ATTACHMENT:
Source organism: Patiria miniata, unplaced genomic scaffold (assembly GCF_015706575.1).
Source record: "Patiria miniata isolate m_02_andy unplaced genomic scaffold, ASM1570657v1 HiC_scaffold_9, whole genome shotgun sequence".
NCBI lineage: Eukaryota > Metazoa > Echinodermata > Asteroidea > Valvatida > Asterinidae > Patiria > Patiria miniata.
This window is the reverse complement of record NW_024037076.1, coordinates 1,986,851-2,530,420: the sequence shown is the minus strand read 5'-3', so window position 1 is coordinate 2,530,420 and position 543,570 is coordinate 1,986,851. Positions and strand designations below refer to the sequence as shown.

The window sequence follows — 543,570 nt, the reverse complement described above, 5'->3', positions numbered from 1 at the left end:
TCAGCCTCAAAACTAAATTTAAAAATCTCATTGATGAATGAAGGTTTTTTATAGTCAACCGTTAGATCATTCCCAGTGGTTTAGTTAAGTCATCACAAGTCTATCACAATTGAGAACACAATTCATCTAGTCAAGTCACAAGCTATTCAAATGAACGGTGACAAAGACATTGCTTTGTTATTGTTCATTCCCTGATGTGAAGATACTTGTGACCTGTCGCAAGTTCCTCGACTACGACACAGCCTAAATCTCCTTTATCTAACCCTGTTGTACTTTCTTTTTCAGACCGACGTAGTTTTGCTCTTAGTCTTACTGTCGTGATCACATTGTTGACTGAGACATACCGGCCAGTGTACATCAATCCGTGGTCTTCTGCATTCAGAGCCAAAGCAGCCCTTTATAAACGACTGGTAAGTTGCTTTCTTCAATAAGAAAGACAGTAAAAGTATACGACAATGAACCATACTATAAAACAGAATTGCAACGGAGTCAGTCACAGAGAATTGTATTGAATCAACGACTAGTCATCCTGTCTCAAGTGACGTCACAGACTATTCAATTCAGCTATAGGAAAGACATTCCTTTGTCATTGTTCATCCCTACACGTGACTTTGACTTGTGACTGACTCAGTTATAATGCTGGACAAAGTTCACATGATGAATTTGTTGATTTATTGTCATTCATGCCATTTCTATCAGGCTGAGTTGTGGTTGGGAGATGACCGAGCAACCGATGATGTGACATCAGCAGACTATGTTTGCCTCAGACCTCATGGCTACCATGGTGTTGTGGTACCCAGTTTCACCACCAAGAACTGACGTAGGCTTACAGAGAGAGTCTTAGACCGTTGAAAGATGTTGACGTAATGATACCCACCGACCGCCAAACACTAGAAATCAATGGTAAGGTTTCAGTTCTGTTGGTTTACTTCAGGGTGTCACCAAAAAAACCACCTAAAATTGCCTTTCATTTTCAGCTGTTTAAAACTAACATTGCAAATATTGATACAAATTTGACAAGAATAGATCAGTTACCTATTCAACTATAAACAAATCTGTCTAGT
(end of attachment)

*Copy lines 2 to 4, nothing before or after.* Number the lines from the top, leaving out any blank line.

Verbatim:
Source record: "Patiria miniata isolate m_02_andy unplaced genomic scaffold, ASM1570657v1 HiC_scaffold_9, whole genome shotgun sequence".
NCBI lineage: Eukaryota > Metazoa > Echinodermata > Asteroidea > Valvatida > Asterinidae > Patiria > Patiria miniata.
This window is the reverse complement of record NW_024037076.1, coordinates 1,986,851-2,530,420: the sequence shown is the minus strand read 5'-3', so window position 1 is coordinate 2,530,420 and position 543,570 is coordinate 1,986,851. Positions and strand designations below refer to the sequence as shown.